Damon Thomas is the latest addition to the Hobart City Council, and the only change of face in the last election, replacing John Freeman.
Thomas didn’t need a prompt to start talking.
‘If people don’t get involved in local government they can’t complain later. Trite, but true.’
Thomas bemoaned the general lack of local print media coverage of planning or any other issues and particularly of the election. He pointed out the lack of profiling of candidates or coverage of the campaign.
‘No wonder there was such a low number of candidates and voters. It’s understandable that the Council might say yes to mandatory voting.’
‘Council affects important parts of our daily lives – and if people don’t care about it then Council won’t care for them in the way they might expect it to.’
TT: Do you belong to a political party?
DT: No and I never have. I think local government should be free of party politics.
TT: Do you think there should be a fixed number of consecutive terms for aldermen?
DT: My first thought is yes to that. It would allow for refreshment and renewal. If you looked at it as being akin to a private board – well four to six years is about it. Eight years for exceptional contributors. Well, even twelve years for significant achievers. People would know when it was time to move on, and do so.
TT: I can see that you might want to keep someone good – but how would you get rid of someone who wasn’t, didn’t acknowledge it and didn’t move on?
DT: I don’t know yet. I’ll develop a clearer set of benchmarks on this over the next couple of years – something to address a councillor who is past their use by date. There needs to be evolution of people, of ideas.
Thomas believes, based on his experience as Ombudsman, that most complaints and dissatisfaction with government bodies spring from failures in communication.
‘In the 15 bus-stop sequence of a complaint’s progress, most could have been dealt with at Bus Stop 8. But they drag on to the 15th, by which time individuals have been wounded. Then they become exclusively focussed on their grievance and it becomes destructive.’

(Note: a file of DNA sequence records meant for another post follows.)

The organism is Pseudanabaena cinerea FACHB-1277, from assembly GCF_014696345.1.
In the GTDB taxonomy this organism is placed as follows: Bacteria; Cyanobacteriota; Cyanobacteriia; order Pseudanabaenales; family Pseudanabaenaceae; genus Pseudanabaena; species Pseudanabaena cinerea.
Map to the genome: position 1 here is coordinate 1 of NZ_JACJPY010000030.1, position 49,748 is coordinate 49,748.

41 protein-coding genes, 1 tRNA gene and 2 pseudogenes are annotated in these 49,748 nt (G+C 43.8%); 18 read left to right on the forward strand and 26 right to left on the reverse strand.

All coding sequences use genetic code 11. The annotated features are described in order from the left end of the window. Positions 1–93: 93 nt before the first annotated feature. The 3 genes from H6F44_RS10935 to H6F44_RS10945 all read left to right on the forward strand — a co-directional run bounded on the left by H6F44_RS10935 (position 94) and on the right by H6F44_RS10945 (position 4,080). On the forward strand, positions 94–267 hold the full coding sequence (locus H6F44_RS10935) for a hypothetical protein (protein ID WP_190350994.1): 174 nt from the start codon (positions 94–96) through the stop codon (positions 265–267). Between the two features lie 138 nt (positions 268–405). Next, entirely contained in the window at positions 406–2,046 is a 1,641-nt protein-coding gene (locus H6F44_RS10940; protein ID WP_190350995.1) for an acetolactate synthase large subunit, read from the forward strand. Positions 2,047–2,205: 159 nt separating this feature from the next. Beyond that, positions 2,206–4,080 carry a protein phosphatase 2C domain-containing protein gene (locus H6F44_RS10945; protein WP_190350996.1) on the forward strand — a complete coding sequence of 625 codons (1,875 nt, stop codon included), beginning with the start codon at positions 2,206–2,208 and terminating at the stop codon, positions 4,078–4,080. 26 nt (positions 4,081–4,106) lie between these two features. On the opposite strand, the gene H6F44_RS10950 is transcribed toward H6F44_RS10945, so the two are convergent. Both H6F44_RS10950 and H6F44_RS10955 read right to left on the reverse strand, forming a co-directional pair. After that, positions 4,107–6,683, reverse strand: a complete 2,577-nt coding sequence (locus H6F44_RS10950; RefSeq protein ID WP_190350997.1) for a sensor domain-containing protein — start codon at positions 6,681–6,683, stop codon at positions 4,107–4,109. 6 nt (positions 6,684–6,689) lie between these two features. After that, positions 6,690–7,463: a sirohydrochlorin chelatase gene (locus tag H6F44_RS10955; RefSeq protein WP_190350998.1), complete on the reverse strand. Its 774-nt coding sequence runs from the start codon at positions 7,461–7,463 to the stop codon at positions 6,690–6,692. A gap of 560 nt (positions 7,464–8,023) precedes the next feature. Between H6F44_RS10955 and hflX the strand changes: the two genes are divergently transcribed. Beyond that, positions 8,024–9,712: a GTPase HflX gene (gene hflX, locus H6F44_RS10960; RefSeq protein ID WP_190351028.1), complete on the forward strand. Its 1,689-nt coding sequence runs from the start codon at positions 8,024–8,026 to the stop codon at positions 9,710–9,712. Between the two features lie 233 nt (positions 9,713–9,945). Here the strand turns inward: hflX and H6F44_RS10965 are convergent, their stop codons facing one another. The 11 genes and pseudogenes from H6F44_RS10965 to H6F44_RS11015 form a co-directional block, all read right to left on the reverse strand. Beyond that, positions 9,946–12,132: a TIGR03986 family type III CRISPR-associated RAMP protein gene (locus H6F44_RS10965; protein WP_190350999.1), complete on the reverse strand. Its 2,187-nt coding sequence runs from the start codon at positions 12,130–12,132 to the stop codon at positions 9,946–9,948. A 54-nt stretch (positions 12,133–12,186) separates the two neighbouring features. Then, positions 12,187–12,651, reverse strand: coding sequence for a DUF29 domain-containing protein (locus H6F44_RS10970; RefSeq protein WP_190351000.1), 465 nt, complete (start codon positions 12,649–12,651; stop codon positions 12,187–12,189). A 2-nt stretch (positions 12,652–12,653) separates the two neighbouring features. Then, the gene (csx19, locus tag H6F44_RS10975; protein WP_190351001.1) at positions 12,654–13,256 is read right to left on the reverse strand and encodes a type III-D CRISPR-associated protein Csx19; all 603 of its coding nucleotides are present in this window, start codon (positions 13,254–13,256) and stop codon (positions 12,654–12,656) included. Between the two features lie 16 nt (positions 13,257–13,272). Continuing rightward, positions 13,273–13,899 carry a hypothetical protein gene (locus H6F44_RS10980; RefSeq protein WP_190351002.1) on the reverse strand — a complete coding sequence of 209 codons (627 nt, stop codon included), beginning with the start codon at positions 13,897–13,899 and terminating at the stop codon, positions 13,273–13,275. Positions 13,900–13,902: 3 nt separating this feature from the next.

‘As Ombudsman, I was the little person’s friend. Now I am the community’s friend.
If you show me a problem I like to look at it laterally, to find the solution.’
TT: With a background in law, administration and business do you think you can bring your skills to bear on the Hobart City Council, given what you’ve seen of how it operates?
DT: I predict some close decisions.
TT: On the Battery Point foreshore walkway?
DT: Possibly. My preference there is for a well designed scramble track. There are legal, heritage, visual and construction problems that would render a built walkway of any sort a significant expense.
But, despite my negative gut reaction, on having looked at the foreshore, I would assess it, if it came to Council, with an open mind. I have to.
As with anything, I need to listen to business, to residents and to environmental groups to see what is acceptable and make decisions on the best available evidence.
TT: What do you see as the main function of Council?
DT: Well, things like municipal roadworks and stormwater issues will always be there - and I do believe in shared services. But overall, I think Council will always be closer to citizens needs than any other model of government.
For Hobart city, I think renewed vitality is essential. With around 950 traders – that’s everyone doing business in the city – we don’t have a real idea of the current level of confidence among them.
We need a barometer of business confidence, a base-line study of business and employment intent and of succession planning. With that we can respond to deal creatively, for instance, with issues such as safety in the city.
TT: Last question – What are your thoughts on the Hobart waterfront?
DT: The Sullivans Cove Waterfront Authority has had few successes in its time. The experiment has failed. Council deserves to have the area back. It looked after that precinct for 160 years – so why not? It’s as if we’re in our own house – but can’t get out to the front porch. It’s locked off – which means lop-sided development between the city and the foreshore. It’s time the waterfront came back to Council.